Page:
Although the year has not yet ended, the Office of Undergraduate Admissions reports that 72,311 people (prospective students and family members) registered for a visit to the University, an increase of 11.6 percent over the number of registrations from last year (64,805).
Prospective students who want to visit campus register online for a 30-minute information session led by an admissions staff member and an hour-long student-led tour. To accommodate the growing number of visitors, the office has recently begun scheduling more of their information sessions in buildings outside Jackson Hall, which can accommodate a maximum of 140 visitors. The office has also begun to receive more requests for group tours from high schools and has made provisions to accommodate these populations.
“When we became aware of the increased interest in visiting Carolina, we began taking steps to ensure that we could accommodate every person who wishes to visit us,” said Jazmin Garcia Smith, Senior Assistant Director of Admissions, who leads the office’s daily visit program. “It’s that important to us because a visit to our campus—rain or shine—is the number one reason why students apply and enroll. The combination of the intelligence of our students, the friendliness of our community, and the visual appeal of the quintessential college campus makes for an unforgettable experience.”
“We’re so grateful for an increase in visitors to UNC because it means more traffic for area hotels, restaurants, shops and other businesses,” said Laurie Paolicelli, Executive Director of the Chapel Hill/Orange County Visitors Bureau. “The economic impact is exponential as many of these visitors end up extending their stay beyond a campus tour because of the wealth of attractions in the area.”
Throughout the year, the office routinely partners with various academic departments to create specialized tours that highlight Carolina’s academics such as journalism, business and pharmacy. In spring 2015, the office hopes to be able to offer even more of these experiences and will offer again a series of Saturday information sessions and tours for families unable to visit during the week.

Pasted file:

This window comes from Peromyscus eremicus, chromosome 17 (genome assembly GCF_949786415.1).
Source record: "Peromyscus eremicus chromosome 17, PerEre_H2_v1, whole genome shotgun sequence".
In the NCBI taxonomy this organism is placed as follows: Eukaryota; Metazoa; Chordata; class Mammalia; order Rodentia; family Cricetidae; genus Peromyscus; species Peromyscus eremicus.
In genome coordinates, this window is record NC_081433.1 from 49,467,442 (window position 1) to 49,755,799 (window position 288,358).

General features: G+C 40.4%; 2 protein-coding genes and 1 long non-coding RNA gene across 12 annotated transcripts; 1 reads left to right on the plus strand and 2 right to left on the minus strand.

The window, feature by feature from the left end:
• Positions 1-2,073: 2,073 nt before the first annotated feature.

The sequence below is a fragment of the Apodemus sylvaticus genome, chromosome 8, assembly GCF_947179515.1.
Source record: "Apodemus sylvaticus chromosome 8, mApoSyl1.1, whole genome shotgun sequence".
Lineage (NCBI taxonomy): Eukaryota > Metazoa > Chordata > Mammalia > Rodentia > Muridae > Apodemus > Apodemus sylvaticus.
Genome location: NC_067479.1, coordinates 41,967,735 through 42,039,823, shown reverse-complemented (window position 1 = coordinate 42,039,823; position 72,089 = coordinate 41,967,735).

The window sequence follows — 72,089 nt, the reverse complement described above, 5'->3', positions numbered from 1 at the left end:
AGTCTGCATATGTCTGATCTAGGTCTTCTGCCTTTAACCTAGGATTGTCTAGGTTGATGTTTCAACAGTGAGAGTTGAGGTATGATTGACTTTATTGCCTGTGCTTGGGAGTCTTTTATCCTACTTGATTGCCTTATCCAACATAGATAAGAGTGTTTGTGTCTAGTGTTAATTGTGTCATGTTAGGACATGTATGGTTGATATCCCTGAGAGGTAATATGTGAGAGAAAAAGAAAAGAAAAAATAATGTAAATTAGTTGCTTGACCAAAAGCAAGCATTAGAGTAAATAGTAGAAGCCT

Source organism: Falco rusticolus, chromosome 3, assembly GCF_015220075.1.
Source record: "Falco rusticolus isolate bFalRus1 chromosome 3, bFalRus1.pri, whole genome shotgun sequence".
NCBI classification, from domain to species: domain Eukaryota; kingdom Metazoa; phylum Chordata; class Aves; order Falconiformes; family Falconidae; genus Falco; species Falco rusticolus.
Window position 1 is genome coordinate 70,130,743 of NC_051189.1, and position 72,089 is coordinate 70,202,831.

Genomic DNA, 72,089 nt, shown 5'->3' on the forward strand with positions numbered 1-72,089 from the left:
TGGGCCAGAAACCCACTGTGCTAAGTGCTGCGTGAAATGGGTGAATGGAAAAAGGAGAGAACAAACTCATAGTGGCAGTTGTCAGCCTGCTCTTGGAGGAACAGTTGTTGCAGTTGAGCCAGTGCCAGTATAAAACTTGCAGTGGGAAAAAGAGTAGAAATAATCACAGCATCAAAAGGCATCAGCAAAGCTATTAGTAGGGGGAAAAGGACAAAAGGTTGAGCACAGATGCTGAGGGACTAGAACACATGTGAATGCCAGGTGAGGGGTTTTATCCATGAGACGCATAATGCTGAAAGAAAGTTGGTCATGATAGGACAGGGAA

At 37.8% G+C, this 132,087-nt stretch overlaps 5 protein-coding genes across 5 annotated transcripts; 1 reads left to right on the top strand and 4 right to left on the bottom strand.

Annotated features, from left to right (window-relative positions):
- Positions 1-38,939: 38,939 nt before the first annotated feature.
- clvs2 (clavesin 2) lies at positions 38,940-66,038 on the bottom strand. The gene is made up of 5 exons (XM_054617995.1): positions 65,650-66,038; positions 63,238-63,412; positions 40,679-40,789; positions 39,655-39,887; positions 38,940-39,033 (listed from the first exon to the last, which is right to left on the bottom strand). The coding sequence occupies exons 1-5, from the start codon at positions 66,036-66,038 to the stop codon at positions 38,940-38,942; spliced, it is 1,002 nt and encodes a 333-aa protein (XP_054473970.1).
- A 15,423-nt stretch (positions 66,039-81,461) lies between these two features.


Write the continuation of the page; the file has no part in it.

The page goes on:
The office also partners with academic departments for its class visit program, which allows high school students the opportunity to attend a real class. Faculty across the disciplines—from the sciences to the humanities—offer a selection of classes open to students on a number of dates throughout each semester. Students are asked to register in advance so that faculty may greet them. Last year, 388 students registered for a class visit.
A selection of open-ended comments from prospective students who visited in the month of October included: “Tour was very enjoyable even in the rain”; “Probably the number one thing that made my visit to UNC amazing was the sense of community and UNC spirit that I felt in Chapel Hill”; “My student ambassador and admissions representative did an excellent job providing me with ample information about applying to and attending UNC”; and “My student ambassador was simply fantastic and we could all tell he was excited to be there with us and conveyed his happiness to the whole group. He definitely made me want to apply that much more.”
General visitors and students in middle school interested in a tour of campus may schedule visits through the UNC Visitors’ Center, which is located at 250 East Franklin Street and directed by Missy Julian-Fox. Guides provide a one-hour tour on landmarks, legends, campus life, and more, such as distinctive walking tours on various topics.
By Ashley Memory, Undergraduate Admissions
Published December 8, 2014